Before you commit to a home purchase, you may be more inclined to rent for a while. When it comes to renting, though, there are still many things people should keep in mind before signing any documents.
Here are six potential considerations that can help you avoid some pitfalls in the renting process.
Get a First-Hand Look
This one perhaps seems like a no-brainer, but it needs to be said—in an era in which purchases and other interactions occur wholly online, avoid doing the same when renting. If you can, do visit the space in person before signing anything. This can get tricky when you're moving from out-of-town, but make the effort if possible. If you have no other option, consider calling on a friend nearby the area to visit the space or ask the property manager to do a live-stream walk-through with you over the web. Keep in mind—nothing can replace seeing it with your own eyes.
Pay Attention to the Lease
In this digital age, we're inundated with lengthy usage agreements on a daily basis—and our knee-jerk reaction is often to click "Accept" and keep moving. But when it comes to rental agreements, it's important to keep an eye out for particular items, rather than simply signing on the line after skimming the document. Look for important elements that pertain to your living situation—pet policy, parking agreements, late-payment fees, upkeep responsibilities. Save headache down the road by taking a little extra time to read documents upfront.
Consider Renter's Insurance
Since you don't own your rental property outright, it can seem odd to take out an insurance policy. But the truth is, renter's insurance is very helpful if you have belongings of value in your apartment. In the event of something the property manager may not cover in the lease agreement, such as theft or fire damage, your belongings can't be easily replaced without shelling out the money. If you can part with as little as $5-10 a month to cover your belongings, renter's insurance might be the right route for you.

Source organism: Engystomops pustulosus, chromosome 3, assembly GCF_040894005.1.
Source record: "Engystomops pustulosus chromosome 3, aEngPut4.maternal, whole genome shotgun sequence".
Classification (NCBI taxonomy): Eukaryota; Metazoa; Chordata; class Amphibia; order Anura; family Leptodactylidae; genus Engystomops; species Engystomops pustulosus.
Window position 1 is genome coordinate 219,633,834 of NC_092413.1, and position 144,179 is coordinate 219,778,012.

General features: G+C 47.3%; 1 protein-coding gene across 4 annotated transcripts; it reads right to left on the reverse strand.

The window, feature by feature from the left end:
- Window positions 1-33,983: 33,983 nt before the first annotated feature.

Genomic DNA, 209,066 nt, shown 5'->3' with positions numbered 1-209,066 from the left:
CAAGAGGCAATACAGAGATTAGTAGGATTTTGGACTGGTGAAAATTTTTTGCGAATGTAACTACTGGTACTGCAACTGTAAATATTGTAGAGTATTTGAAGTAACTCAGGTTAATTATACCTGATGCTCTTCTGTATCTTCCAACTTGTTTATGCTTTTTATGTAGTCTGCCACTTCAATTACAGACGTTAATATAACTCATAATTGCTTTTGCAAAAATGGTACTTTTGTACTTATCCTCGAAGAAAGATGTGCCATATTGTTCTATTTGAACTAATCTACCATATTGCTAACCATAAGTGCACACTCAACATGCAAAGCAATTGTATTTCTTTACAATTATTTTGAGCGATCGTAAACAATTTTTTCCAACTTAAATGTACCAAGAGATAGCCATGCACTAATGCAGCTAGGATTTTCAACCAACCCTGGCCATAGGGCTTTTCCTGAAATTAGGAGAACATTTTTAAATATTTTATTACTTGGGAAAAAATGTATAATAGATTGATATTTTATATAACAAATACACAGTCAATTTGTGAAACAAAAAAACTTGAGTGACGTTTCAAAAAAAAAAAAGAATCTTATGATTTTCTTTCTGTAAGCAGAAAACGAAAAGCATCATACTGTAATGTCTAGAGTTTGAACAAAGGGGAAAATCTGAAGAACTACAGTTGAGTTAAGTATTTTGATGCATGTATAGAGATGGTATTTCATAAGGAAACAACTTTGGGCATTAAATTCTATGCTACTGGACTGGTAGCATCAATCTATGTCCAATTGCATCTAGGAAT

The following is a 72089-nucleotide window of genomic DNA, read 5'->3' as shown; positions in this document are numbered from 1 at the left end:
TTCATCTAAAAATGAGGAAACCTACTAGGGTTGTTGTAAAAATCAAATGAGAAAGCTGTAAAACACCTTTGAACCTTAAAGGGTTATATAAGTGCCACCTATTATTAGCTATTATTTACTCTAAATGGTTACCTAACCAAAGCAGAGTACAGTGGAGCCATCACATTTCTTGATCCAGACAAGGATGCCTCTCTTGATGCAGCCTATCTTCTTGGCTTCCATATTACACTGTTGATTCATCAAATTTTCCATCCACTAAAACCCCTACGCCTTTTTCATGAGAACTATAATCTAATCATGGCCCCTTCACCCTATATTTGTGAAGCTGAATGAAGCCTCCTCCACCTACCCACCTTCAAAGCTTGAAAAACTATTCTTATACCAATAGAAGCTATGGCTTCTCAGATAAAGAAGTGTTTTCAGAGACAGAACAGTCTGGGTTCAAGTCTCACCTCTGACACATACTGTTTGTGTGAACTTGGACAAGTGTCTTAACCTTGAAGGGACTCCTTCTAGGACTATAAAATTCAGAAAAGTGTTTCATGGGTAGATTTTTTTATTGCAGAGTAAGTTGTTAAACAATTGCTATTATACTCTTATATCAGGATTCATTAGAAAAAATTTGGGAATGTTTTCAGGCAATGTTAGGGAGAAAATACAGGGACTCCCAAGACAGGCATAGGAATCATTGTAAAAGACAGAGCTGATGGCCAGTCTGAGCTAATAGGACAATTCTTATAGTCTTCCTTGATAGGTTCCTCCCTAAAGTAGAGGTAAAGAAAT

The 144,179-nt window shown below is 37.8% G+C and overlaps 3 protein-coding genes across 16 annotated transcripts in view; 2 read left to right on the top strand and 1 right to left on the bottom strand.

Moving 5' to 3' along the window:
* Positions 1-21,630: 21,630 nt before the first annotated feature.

Take Your Own Measurements
A rental ad may include square footage or even dimensions of particular rooms. But until you're in the space on a visit, it may be difficult to plot out how you might position your furniture and other large belongings. Bring a measuring tape to your visit and get a sense of whether or not your bed, entertainment center, dining table, etc., will fit in designated areas. (And don't forget to measure stairwells and door-frames—don't get stuck in a bind on moving day when your couch can't quite make it up to the second floor!)
Investigate Visitor Policies
Depending on how you plan to use your rental property and whether or not you intend to have roommates, it is important for you to check out the property manager's policy on guests. Some properties may have limitations on how long a guest may consecutively stay in the unit before he or she is considered a "roommate," which would affect the terms of the lease agreement. If you're a frequent host to friends and family, make sure you understand the limitations.
Understand Fees & Renewals
Read the fine print on your property manager's documents to find out whether there are penalties for leaving your agreement early or options for extending your lease month-to-month if a potential move doesn't time out with the end of your lease. When your annual renewal period comes on your rental unit, keep in mind that many property managers will take that time to increase (or simply change) the required rent. Plan ahead in your budget, and be prepared to consider your options once your annual lease agreement ends.